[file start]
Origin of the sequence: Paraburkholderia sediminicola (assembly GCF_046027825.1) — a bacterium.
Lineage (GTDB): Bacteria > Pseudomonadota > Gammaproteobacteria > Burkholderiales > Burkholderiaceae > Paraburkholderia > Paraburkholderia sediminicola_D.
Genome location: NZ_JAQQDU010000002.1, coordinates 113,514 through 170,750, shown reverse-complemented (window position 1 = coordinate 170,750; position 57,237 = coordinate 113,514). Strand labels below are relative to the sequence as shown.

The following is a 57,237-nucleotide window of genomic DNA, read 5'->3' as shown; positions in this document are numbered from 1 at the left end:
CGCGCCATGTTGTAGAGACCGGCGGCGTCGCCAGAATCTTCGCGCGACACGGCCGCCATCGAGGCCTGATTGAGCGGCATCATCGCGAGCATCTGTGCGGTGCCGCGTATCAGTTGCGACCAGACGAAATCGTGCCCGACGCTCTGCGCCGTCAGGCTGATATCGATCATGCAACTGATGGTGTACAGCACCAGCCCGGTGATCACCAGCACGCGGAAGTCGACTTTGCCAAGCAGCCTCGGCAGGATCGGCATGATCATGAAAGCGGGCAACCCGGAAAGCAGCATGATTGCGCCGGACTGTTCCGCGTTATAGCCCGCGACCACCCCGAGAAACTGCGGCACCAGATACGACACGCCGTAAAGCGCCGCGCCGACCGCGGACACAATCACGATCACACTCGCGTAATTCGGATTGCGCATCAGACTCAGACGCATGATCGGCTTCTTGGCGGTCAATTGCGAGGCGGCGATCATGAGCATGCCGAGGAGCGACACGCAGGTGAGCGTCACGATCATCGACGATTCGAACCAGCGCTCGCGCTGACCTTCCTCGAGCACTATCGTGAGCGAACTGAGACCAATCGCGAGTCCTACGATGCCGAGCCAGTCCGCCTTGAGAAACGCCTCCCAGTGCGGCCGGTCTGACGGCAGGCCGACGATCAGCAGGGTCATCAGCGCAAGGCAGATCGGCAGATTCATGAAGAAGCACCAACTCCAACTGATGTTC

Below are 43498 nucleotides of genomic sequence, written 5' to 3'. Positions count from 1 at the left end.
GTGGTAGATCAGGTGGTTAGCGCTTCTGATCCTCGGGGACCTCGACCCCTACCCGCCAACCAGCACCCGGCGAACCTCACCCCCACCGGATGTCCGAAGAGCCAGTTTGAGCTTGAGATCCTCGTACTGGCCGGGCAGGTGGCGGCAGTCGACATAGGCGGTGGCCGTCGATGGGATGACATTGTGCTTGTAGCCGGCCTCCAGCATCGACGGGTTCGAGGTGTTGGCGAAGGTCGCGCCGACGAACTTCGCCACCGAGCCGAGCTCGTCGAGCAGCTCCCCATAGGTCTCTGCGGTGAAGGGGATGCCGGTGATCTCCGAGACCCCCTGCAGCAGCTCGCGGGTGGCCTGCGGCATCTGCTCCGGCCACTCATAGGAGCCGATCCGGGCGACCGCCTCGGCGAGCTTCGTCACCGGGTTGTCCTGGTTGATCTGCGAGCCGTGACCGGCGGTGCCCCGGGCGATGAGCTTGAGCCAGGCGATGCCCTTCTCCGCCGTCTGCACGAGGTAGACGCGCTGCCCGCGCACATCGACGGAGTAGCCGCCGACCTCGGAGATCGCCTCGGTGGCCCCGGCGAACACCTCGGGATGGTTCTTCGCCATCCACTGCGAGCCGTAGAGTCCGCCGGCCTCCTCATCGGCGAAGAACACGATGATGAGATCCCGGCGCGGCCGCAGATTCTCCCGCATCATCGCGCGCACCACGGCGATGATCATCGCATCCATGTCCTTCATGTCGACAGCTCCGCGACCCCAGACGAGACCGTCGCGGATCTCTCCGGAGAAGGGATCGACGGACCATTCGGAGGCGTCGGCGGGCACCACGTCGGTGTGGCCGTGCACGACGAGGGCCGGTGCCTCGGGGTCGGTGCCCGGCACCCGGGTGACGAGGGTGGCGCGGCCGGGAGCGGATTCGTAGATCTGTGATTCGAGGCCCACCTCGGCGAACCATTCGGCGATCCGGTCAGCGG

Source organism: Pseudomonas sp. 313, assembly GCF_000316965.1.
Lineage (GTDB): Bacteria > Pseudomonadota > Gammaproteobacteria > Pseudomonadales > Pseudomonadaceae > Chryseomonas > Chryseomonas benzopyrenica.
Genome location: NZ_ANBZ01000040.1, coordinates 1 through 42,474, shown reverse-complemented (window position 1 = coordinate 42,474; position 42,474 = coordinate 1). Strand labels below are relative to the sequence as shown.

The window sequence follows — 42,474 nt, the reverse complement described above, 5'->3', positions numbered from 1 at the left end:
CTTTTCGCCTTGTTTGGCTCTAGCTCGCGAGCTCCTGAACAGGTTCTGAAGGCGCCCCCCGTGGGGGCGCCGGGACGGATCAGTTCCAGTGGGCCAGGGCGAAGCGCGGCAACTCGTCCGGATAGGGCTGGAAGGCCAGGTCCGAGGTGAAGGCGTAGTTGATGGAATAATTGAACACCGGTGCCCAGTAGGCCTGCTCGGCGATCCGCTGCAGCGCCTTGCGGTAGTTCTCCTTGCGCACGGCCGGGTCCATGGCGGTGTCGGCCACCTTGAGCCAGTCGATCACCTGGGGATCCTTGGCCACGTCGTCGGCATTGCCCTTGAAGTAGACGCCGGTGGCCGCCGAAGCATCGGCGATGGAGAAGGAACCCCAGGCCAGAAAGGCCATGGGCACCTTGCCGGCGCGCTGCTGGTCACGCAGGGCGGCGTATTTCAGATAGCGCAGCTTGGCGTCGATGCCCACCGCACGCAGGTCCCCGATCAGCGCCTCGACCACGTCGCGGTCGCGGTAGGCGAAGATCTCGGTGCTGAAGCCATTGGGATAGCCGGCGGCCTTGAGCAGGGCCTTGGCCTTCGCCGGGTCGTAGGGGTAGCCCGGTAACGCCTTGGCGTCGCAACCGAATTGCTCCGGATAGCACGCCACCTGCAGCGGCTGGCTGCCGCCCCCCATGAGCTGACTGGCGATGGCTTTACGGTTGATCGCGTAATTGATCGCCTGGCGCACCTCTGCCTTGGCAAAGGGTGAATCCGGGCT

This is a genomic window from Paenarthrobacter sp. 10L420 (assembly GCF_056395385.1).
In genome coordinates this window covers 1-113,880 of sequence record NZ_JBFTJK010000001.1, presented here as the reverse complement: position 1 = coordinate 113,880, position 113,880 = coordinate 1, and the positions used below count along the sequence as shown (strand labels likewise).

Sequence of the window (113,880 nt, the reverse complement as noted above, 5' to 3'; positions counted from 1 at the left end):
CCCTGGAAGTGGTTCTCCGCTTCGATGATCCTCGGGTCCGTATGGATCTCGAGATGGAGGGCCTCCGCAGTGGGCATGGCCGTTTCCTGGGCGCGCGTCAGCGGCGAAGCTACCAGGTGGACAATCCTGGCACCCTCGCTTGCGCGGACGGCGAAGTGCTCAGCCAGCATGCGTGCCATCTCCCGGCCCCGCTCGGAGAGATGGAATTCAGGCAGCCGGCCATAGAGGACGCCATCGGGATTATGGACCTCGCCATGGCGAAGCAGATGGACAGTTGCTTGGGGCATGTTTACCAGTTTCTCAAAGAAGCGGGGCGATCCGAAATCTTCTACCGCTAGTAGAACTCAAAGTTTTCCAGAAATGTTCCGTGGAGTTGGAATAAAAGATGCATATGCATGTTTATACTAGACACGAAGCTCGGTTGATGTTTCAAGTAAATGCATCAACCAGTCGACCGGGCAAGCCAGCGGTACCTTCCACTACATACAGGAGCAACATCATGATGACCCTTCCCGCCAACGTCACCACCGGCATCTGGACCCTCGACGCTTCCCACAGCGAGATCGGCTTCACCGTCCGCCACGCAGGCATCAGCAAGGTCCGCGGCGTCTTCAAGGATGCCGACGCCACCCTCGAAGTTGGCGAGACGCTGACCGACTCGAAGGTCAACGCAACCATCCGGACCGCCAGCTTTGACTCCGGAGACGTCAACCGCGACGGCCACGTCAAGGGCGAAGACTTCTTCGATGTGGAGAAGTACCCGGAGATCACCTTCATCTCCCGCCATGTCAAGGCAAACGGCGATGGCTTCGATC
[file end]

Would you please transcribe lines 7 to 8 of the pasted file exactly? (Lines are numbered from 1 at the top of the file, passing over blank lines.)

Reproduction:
GTGGTAGATCAGGTGGTTAGCGCTTCTGATCCTCGGGGACCTCGACCCCTACCCGCCAACCAGCACCCGGCGAACCTCACCCCCACCGGATGTCCGAAGAGCCAGTTTGAGCTTGAGATCCTCGTACTGGCCGGGCAGGTGGCGGCAGTCGACATAGGCGGTGGCCGTCGATGGGATGACATTGTGCTTGTAGCCGGCCTCCAGCATCGACGGGTTCGAGGTGTTGGCGAAGGTCGCGCCGACGAACTTCGCCACCGAGCCGAGCTCGTCGAGCAGCTCCCCATAGGTCTCTGCGGTGAAGGGGATGCCGGTGATCTCCGAGACCCCCTGCAGCAGCTCGCGGGTGGCCTGCGGCATCTGCTCCGGCCACTCATAGGAGCCGATCCGGGCGACCGCCTCGGCGAGCTTCGTCACCGGGTTGTCCTGGTTGATCTGCGAGCCGTGACCGGCGGTGCCCCGGGCGATGAGCTTGAGCCAGGCGATGCCCTTCTCCGCCGTCTGCACGAGGTAGACGCGCTGCCCGCGCACATCGACGGAGTAGCCGCCGACCTCGGAGATCGCCTCGGTGGCCCCGGCGAACACCTCGGGATGGTTCTTCGCCATCCACTGCGAGCCGTAGAGTCCGCCGGCCTCCTCATCGGCGAAGAACACGATGATGAGATCCCGGCGCGGCCGCAGATTCTCCCGCATCATCGCGCGCACCACGGCGATGATCATCGCATCCATGTCCTTCATGTCGACAGCTCCGCGACCCCAGACGAGACCGTCGCGGATCTCTCCGGAGAAGGGATCGACGGACCATTCGGAGGCGTCGGCGGGCACCACGTCGGTGTGGCCGTGCACGACGAGGGCCGGTGCCTCGGGGTCGGTGCCCGGCACCCGGGTGACGAGGGTGGCGCGGCCGGGAGCGGATTCGTAGATCTGTGATTCGAGGCCCACCTCGGCGAACCATTCGGCGATCCGGTCAGCGG

Source organism: Pseudomonas sp. 313, assembly GCF_000316965.1.